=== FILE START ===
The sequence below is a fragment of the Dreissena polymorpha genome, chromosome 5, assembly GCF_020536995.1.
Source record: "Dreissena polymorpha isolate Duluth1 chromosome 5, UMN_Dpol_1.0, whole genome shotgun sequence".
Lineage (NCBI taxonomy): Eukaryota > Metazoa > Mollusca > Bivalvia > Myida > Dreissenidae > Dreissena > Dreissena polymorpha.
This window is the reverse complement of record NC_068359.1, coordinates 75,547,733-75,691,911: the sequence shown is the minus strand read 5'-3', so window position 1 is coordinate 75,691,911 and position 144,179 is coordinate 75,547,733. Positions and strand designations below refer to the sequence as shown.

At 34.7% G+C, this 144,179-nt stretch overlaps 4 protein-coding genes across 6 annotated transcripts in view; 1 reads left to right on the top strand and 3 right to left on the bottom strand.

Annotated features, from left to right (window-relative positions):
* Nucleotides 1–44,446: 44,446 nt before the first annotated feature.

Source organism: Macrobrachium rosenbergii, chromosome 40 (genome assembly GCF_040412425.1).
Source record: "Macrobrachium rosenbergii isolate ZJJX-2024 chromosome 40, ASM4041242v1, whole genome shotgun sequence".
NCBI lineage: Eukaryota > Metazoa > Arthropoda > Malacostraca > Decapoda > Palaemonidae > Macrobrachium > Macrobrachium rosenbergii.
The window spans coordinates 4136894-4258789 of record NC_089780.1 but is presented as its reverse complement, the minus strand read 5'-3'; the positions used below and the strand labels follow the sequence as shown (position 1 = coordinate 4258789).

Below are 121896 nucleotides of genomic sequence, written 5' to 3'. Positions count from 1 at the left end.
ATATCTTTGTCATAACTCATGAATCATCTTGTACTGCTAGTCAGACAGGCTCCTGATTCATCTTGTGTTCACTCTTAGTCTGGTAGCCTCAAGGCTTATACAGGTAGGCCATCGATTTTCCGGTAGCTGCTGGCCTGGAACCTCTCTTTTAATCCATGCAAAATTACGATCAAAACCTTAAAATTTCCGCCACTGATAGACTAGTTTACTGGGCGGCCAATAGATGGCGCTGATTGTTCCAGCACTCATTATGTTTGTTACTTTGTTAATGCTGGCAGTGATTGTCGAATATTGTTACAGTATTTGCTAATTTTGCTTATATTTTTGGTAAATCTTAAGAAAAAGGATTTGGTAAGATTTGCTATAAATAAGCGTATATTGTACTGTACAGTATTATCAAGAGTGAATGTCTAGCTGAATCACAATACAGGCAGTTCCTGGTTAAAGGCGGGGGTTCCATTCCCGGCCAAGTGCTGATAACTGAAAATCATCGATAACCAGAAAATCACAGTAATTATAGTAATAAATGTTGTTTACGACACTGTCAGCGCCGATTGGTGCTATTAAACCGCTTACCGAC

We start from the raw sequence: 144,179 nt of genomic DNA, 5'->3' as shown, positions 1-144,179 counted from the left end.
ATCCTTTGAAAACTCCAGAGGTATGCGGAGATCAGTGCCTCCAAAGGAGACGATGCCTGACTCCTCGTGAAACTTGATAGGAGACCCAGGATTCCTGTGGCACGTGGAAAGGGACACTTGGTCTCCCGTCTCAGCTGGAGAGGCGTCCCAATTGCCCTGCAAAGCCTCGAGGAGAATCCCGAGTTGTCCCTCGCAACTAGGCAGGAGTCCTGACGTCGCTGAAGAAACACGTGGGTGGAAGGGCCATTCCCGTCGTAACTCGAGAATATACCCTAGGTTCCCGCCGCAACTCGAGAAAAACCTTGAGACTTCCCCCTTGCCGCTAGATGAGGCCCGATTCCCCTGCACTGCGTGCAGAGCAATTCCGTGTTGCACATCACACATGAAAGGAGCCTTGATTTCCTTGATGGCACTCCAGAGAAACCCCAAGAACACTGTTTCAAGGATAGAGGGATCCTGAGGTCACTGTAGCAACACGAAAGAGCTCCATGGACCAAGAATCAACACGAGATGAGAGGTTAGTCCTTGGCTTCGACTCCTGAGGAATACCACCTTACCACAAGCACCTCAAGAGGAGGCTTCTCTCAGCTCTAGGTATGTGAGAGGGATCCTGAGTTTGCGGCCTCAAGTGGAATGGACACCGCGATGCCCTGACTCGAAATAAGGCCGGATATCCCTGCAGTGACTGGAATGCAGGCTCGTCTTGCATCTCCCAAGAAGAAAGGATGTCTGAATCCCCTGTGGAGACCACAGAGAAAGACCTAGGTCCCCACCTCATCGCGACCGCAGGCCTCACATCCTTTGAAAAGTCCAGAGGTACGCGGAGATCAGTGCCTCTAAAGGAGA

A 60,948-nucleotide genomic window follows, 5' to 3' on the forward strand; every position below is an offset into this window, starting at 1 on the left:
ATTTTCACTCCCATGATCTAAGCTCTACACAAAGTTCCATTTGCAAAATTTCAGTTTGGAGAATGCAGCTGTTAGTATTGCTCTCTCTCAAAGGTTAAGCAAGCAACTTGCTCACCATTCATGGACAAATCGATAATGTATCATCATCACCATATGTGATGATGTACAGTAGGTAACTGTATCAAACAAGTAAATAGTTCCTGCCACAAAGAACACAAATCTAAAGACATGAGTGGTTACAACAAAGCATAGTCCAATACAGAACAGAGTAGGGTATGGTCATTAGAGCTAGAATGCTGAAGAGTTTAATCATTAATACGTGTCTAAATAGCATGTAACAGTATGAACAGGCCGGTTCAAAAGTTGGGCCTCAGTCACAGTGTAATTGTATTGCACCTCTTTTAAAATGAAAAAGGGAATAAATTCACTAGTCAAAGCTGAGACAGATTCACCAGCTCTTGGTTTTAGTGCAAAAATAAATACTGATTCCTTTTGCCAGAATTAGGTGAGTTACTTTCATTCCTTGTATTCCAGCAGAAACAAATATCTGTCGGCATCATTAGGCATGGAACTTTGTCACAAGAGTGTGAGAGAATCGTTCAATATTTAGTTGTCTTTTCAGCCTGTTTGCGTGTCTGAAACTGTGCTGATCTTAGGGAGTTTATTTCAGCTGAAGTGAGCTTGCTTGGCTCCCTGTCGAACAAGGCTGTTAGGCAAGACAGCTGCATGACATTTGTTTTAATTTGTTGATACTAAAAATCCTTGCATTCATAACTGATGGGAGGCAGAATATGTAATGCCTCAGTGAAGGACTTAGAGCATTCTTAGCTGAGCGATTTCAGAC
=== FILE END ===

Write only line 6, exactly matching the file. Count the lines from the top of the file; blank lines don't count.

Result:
Annotated features, from left to right (window-relative positions):